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X11 PREFACE cation (George Strawn and Aubrey Bush), the Office of Naval Research (Andre van Tilborg), the General Services Administration (Mary Mitchell), the Federal Chief Information Officers Council (Keith Thurston and Roger Baker), and the Social Security Administration (Sara Hamer and Tony Trenkle). We are grateful to Peter Swire for commissioning the project, to Richard Guida and Denise Silverberg for helping to muster support through the FPKI Steering Committee, and to Kathi Webb of Rand for providing early access to its biometrics study project. Finally, the committee thanks David D. Clark, chair of the CSTB, and Marjory S. Blumenthal, CSTB's director when this study was being car- ried out, for valuable insights. The committee also thanks the following members of the CSTB staff for their contributions. lanes Briscoe provided crucial administrative support, especially with the October 2001 work- shop. Suzanne Ossa was the initial senior project assistant for this project. lennifer Bishop took over as senior project assistant and provided signifi- cant help with report preparation and editing; she also designed the cov- ers of both this report and the earlier committee report and developed many of the diagrams. David Padgham provided background research and descriptions of various pieces of legislation. Wendy Edwards, an intern with CSTB in the summer of 2002, also provided some background research. Steven I. Marcus made an editorial pass through an earlier draft of the report, and Dorothy Sawicki and Liz Fikre made significant edito- rial contributions in preparation for publishing. Special thanks are due to Lynette I. Millett, the study director for this project. She worked very closely with the chair and other committee members, transforming their inputs into a coherent report that attempts to explain a complex topic in an understandable fashion. Stephen T. Kent, Chair Committee on Authentication Technologies and Their Privacy Implications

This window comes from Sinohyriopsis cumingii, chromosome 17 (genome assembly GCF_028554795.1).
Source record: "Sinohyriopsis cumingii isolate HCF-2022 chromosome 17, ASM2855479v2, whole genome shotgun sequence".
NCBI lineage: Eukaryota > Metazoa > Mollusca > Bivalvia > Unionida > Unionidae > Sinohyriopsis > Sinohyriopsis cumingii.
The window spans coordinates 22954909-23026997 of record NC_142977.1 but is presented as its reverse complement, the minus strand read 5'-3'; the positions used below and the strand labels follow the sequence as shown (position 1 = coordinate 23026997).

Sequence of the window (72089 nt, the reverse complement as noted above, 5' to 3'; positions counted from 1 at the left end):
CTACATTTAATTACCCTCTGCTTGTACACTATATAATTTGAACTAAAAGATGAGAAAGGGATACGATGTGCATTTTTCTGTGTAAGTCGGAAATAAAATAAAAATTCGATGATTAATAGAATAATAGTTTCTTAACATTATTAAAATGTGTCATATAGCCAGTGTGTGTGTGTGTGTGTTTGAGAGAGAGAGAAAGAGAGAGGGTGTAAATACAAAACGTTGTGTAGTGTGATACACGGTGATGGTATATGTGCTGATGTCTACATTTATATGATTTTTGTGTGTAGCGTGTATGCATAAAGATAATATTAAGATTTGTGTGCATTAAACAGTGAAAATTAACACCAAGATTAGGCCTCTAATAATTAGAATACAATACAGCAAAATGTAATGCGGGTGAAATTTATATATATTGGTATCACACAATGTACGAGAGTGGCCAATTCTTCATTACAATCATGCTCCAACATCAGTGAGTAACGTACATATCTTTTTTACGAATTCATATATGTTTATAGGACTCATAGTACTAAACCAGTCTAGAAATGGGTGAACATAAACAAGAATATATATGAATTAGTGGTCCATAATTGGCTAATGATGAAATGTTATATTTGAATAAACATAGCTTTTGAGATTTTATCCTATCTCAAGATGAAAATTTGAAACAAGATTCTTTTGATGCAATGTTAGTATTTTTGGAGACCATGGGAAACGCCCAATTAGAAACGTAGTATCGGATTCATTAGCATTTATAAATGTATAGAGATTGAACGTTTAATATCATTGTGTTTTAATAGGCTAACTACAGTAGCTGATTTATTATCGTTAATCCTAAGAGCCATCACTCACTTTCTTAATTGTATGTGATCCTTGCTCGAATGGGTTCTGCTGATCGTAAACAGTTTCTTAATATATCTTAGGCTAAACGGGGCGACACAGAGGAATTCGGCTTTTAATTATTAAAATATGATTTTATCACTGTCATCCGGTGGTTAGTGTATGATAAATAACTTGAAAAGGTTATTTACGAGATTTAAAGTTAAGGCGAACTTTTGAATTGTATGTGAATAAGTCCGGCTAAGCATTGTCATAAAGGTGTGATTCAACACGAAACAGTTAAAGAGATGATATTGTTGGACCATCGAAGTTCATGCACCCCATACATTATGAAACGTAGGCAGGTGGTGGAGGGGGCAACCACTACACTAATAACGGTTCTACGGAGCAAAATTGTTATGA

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Acknowledgment of Reviewers This report has been reviewed in draft form by individuals chosen for their diverse perspectives and technical expertise, in accordance with procedures approved by the National Research Council's Re- port Review Committee. The purpose of this independent review is to provide candid and critical comments that will assist the institution in making its published report as sound as possible and to ensure that the report meets institutional standards for objectivity, evidence, and respon- siveness to the study charge. The review comments and draft manuscript remain confidential to protect the integrity of the deliberative process. We wish to thank the following individuals for their review of this report: Ross Anderson, University of Cambridge, Scott Charney, Microsoft, Carl Ellison, Intel Corporation, Joel S. Engel, JSE Consulting, Michael Froomkin, University of Miami School of Law, John D. Halamka, Harvard Medical School, Jerry Kang, University of California, Los Angeles, Sally Katzen, Independent Consultant, Deborah T. Mayhew, Deborah T. Mayhew and Associates, Jeffrey Naughton, University of Wisconsin-Madison, Marek Rejman-Greene, BTexaCT Technologies, and Barbara Simons, IBM. . . . x'''